New productions, Opera history

A Hologram for the Queen… of Opera

We’ve talked before about the artificially-enhanced opera experience of watching a live Met broadcast. Now the technology is going one step further and bringing opera royalty back from the dead. Sort of.

Maybe you’ve heard the news: the great Maria Callas is touring again. Although this time she’s a mere ghost of her former self—literally.

Yes, the wizards at Base Entertainment—the same company that brought you “Criss Angel, MindFreak” and “Magic Mike Live from Vegas”—has resurrected the voice of arguably the greatest soprano in opera history, some 40+ years after her earthly departure. And she might be coming to a city near you, complete with a live (yes, actually live) orchestra.

The critics who refuse to suffer the overly-produced Met broadcasts should have a field day with this one. But not so fast. While campy and eerily disturbing, it might also be the sort of spectacle that captivates your attention, despite your best intentions to dismiss it.  Not unlike watching an illusionist on stage. You know it’s not real, but yet you can’t look away.

At times, it seems to work beautifully and you’re completely unaware that the apparition on stage is a computer-generated projection. At other instants, there seems to be a small glitch, a ghost in the machine (pardon the pun), as if she’s a puppet and the puppet master is a bit drunk and slightly off his game. There are moments when you hear her voice singing full-out, but her mouth is nearly closed. Well, it’s all an illusion anyway, so if you’re not willing to suspend disbelief, then better not to participate at all.

Ironically (or not), the best part is when the designers of this spectacle decide to make the best of the fun toys at their disposal and use the technology to full effect. Like when Callas throws a deck of playing cards up in the air and they freeze in space momentarily. Then the diva stares at them while they slowly flutter down as the orchestra transitions to the next aria. If you’re going down the path of a Las Vegas magic act, might as well commit to it.

But how does this all happen? How do we get this specter of the dearly departed Maria Callas performing right before our eyes? Was she considerate enough to record this concert in anticipation of the technology that had not yet been invented at the time of her career?

Well, no, of course not. The holographic body of Maria Callas is on loan from a present-day model/actress who spent weeks studying the personality of Ms. Callas, as well as her body language, gestures, and famous report with the audience. The 3-D facial features (and sometimes out-of-sync mouth movements) were created from a computer composite from a library of photographs.

The voice was even more difficult to replicate. According to Marty Tudor, Executive Producer and CEO of BASE Hologram Productions:

“Keep in mind that back when Callas was recorded, she was not in a separate room from the orchestra. Now, for the first time, the technology exists for the vocals from original recordings to be separated from both the orchestra and other singers. As an aside, when we were separating Callas’ voice from the orchestra there were times it was difficult to decipher her from the instruments due to her ‘perfect pitch.’”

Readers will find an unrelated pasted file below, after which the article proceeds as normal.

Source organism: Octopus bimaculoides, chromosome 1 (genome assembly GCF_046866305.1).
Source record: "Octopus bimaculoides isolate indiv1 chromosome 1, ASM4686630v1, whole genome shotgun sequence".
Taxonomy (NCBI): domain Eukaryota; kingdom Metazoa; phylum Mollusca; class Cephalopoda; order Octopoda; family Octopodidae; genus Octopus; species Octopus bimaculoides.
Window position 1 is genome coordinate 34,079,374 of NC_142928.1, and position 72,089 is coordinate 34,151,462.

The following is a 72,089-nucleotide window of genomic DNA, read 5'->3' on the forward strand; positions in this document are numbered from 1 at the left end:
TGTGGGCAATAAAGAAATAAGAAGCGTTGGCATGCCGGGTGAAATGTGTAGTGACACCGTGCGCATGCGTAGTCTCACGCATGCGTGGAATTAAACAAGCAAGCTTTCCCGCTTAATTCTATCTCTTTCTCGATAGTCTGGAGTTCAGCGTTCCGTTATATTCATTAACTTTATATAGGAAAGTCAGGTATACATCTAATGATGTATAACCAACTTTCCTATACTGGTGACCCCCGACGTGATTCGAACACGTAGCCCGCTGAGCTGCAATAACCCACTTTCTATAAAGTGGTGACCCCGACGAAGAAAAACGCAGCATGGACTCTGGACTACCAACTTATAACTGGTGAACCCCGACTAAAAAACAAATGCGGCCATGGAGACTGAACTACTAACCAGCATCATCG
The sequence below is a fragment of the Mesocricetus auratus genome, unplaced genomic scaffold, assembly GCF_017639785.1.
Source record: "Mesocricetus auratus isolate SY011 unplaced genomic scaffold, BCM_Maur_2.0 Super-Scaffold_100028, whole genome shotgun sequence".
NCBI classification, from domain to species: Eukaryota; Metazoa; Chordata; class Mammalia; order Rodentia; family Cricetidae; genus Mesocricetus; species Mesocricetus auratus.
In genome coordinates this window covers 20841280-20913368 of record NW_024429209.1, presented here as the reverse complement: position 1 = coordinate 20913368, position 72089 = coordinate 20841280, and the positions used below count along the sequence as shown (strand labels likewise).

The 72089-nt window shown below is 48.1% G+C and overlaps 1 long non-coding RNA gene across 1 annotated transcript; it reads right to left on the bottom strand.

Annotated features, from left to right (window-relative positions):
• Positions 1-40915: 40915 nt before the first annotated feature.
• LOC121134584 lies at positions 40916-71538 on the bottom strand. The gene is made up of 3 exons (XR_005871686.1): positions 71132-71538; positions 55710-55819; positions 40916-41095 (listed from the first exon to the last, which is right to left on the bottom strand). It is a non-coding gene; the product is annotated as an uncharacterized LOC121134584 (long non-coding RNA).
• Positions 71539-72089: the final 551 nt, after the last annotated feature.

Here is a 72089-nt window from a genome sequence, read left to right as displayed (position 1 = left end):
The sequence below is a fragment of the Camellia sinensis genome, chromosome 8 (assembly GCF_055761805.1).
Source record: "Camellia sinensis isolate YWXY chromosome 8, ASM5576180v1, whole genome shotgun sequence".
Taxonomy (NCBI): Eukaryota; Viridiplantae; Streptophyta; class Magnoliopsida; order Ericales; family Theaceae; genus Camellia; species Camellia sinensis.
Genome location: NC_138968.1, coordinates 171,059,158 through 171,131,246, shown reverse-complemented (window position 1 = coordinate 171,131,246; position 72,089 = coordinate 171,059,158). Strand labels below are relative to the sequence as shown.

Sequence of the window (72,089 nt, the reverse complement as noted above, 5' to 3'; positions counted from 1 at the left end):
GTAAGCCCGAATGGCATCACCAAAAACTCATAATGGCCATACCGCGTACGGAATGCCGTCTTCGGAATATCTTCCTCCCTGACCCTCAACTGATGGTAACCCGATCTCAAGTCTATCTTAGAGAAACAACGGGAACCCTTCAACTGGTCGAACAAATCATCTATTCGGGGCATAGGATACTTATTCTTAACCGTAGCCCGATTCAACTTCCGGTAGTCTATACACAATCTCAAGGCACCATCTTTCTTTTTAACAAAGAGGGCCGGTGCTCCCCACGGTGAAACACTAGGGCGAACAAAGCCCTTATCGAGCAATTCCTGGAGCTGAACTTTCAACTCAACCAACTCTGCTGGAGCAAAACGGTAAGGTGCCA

This is all very interesting, but if you’re considering attending the concert, probably better to not dwell on the mechanics. Have a drink or two before the show and let the illusion captivate you… just like the real Maria surely would have 40 years ago. It’s theater, after all, and we want an escape. And what better escape than watching someone escape death while entertaining audiences that weren’t even alive the last time she performed?

Brava, Maria! Encore, encore! (And this particular encore could go on for quite a while…)

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Modern operas, Opera history

Changing the Ending to Carmen

Re-imagining the most popular works and placing them in a new setting has produced some creative revivals of opera classics in recent years.

There are certain operas that lend themselves particularly well to this type of practice because their themes are so universal. Romeo et Juliet (star-crossed love), Rigoletto (revenge), and Don Giovanni (unrepentant lust), just to name a few.

But how far can we go with this?

It’s one thing to create a modern set and contemporary costumes—Rigoletto in Las Vegas or Don Giovanni in a film noir set. This adds flavor, and makes the pieces and their themes feel more relatable.

Photo by Cory Weaver for Lyric Opera of Kansas City

However, is it also acceptable to alter to the plot and the musical arrangement? Should the story, the score, and the essential emotions of the original artists be significantly altered? If so, then what do we call this edited work… is it a “version” of the original, or a whole new work of art?

Case in point, in 2017 the Florence (Italy) opera house produced a new “version” of Carmen, where the title character does not die, but rather murders her abuser. The new feminist movement in the wake of #MeToo replaces Old World female subjugation.

“As far as we know, it is the first time that the ending to Carmen has been changed,” the opera house’s Paolo Klun told The Telegraph.

“We think it’s important that the theatre should not be a conservative place of musical culture, it should not be a museum. It’s a place where debate can be initiated. Carmen was written 150 years ago in a very different cultural context. Times change.”

Times change, indeed. And in any case, it’s not uncommon for certain operas to have several different “versions” that have been created over the years to accommodate a given companies resources, time constraints, venue limitations, and other variables. But that’s not exactly the same thing as overhauling the entire storyline, including changes to the score…